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> I'd add that you can only sue for these profits IF you have properly
> registered the material with the copyright office. Without this step,
> with what is known as statutory copyright, you may only stop the person
> from infringing your copyright and destroy all illegal copies. WITH
> proper registration you may sue for damages X 3. There is a big
> difference as you can see.
> this is my understanding of the law as of 4-5 years ago, I hope it
> hasn't changed...

This is still true.  As soon as a work is created, it is automatically considered to
have a copyright, even if you don't put the copyright sign on it and even if you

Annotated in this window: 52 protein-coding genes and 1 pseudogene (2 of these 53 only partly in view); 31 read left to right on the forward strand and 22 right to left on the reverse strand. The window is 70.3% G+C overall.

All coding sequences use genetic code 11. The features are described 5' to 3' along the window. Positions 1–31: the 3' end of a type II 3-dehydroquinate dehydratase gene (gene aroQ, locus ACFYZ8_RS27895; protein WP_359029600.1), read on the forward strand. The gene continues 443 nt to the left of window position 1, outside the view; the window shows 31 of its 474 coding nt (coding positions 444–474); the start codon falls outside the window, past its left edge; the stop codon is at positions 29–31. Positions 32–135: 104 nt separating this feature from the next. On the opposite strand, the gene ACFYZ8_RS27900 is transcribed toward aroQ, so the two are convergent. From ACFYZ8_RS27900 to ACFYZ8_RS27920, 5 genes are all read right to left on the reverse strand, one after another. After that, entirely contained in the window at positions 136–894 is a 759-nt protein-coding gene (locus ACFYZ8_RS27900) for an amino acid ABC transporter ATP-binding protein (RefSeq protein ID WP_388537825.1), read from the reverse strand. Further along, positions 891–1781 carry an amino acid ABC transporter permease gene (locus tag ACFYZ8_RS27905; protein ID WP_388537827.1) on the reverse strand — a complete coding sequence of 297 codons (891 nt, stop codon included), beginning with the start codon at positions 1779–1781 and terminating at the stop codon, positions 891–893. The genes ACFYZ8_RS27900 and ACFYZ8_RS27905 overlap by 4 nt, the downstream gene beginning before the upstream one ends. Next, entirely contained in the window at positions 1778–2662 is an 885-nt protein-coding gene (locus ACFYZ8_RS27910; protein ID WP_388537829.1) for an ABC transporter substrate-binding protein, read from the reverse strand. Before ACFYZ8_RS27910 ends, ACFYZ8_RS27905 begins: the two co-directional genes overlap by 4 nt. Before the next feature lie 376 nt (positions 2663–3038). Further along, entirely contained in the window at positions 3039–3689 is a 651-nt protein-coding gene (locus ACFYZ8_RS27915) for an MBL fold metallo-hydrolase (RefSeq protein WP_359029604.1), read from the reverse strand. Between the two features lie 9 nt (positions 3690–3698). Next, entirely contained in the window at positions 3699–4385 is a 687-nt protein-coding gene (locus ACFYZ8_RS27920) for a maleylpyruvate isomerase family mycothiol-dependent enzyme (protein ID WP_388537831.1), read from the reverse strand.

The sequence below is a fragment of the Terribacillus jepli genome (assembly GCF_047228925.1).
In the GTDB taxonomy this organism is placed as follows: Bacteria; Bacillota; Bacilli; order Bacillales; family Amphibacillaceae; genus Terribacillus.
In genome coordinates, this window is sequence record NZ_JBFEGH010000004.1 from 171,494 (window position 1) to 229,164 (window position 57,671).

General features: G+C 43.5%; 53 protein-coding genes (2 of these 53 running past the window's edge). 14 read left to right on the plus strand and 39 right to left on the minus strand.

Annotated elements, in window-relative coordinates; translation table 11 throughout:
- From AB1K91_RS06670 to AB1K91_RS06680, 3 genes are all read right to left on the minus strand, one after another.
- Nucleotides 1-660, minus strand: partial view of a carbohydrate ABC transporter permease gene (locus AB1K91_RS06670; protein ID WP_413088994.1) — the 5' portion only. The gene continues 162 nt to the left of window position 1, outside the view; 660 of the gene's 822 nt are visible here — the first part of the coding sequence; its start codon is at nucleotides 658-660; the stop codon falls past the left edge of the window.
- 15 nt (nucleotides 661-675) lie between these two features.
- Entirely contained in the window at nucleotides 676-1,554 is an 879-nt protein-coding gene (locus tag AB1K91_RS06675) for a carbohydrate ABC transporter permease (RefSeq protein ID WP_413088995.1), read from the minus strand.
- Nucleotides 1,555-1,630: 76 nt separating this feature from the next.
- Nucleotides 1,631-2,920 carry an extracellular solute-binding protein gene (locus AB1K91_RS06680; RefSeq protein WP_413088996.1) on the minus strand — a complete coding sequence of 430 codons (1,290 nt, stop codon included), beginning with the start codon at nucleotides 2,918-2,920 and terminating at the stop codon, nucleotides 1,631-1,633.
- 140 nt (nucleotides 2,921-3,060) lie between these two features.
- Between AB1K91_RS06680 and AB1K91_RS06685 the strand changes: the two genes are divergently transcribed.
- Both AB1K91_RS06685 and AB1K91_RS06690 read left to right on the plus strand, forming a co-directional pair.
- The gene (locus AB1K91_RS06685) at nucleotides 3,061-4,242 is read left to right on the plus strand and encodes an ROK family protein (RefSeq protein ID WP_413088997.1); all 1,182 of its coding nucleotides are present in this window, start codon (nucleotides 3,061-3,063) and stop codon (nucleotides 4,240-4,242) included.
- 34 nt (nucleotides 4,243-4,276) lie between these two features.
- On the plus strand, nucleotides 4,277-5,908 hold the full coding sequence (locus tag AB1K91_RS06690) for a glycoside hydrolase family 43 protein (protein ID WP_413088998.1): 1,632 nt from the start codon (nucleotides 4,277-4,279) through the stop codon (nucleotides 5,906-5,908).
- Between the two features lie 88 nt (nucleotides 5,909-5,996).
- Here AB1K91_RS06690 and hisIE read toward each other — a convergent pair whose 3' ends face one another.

don't register it.  If your work is unregisterd, you can only stop it's illegal use.
If your work is registered, you stop it's use and can sue for damages, as stated
above (I've never heard of the x 3 formula, though).  It's $20 to register work, and
you can register stuff in batches for the same $20, so it seems well worth it.  You
can get the forms off the Web at http://lcweb.loc.gov/copyright

A lot of this seems very scarey to me, how many controls there can be on a person,
some in the guise of protection.  And although this seems like it might protect a
poor artist whose rights have been violated, the time and money and energy it takes
to pursue your rights in the legal system can prevent many people from getting

Heavy topic.

Pamela Rups
Computer Multimedia Specialist
University Computing Services
Western Michigan University
Kalamazoo, MI  49008
(616) 387-5016

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